Water was already a hazard on the golf course, but we weren’t expecting this level of nuisance. Today’s Mario Golf: Super Rush update delivered some much-needed extra content to the game through the New Donk City course. Finally, a level that takes advantage of the franchises’ stellar environments instead of serving up greens so generic you’d expect to find them at your local grocery store. New Donk City was a standout moment in Super Mario Odyssey, and we couldn’t wait to pack the clubs and book a return trip. Unfortunately, this is far from a honeymoon trip.
You see, Golf is a sedate sport. Even at the highest of tempos, things are about as fast-paced as a brisk walk to the bodega after forgetting you’ve run out of toilet paper. It takes patience and concentration. Introducing speed and battle variants, Mario Golf: Super Rush doesn’t entirely subscribe to this ethos, but it does respect it. Even against the clock, you hardly feel hurried when lining up and assessing each swing. As such, it’s a fantastically soothing experience to play in the standard golf mode. Unless, that is, you choose to play on the New Donk City course.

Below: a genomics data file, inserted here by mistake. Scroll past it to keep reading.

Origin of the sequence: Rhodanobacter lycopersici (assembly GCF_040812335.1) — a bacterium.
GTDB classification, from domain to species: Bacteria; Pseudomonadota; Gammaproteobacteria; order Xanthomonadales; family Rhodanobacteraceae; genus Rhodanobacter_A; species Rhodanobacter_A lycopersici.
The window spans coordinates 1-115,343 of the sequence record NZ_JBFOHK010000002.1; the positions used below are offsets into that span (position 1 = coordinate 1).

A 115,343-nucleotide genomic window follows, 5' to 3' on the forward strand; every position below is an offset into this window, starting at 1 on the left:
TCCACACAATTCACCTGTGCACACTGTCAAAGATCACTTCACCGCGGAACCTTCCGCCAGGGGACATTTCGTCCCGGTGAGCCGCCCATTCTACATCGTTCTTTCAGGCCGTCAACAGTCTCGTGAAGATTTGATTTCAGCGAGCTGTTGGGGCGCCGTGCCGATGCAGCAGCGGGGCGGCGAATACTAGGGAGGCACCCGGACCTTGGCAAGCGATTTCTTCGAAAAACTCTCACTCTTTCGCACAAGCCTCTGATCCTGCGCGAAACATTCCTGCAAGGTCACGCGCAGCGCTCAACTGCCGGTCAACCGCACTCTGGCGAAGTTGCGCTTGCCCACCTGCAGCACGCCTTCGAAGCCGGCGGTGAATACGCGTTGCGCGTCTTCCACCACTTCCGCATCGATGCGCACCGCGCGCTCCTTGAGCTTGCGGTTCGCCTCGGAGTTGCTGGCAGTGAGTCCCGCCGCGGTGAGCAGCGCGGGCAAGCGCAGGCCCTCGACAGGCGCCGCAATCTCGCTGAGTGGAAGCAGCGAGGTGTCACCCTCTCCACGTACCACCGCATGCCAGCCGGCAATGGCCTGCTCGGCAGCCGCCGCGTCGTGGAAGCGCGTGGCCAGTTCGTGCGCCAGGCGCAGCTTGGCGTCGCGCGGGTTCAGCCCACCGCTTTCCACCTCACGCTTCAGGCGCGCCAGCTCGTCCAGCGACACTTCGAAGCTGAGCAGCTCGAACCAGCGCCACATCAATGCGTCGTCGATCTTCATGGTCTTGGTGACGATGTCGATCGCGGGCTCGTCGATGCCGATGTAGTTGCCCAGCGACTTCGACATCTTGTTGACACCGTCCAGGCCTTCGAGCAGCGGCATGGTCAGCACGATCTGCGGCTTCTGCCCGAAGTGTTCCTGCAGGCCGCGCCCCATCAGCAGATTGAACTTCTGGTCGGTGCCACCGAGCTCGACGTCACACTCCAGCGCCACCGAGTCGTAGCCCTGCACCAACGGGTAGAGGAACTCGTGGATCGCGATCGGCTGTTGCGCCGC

New Donk City is famous for its sights and, more importantly, its sounds. Jump Up Superstar slaps, and is guaranteed to see a smile creep onto your face. As such, we were expecting a tour of New Donk City to be noisy, but in the best way possible. What we weren’t expecting was fire hydrants. Endlessly spurting Fire Hydrants. Just listen to them go:
We get it, water supply is important in a universe in which anyone can grab a flower and start hurling fireballs hither and thither. But these things just do not shut up. Attempting to line up that perfect backspin landing to an incessant background chorus of PSSSHTs and CHSHSHTs is liable to melt your brain in irritation.
What’s worse is that New Donk is a course built on finesse and precision, asking you to curve around buildings or even bounce them off walls. With water spouts literally washing out the level’s soundtrack, maintaining composure is a big ask.
Thankfully, things quieten down as you escape to the rooftops in the latter half of the course, but no one should have to suffer through eight holes of audio agony. For Speed Golf? Sure, keep these pesky obstacles in the way. But for the regular game, could someone please hit the switch on these seriously annoying spurters? Pauline, put down the putter and get your people on the job, stat.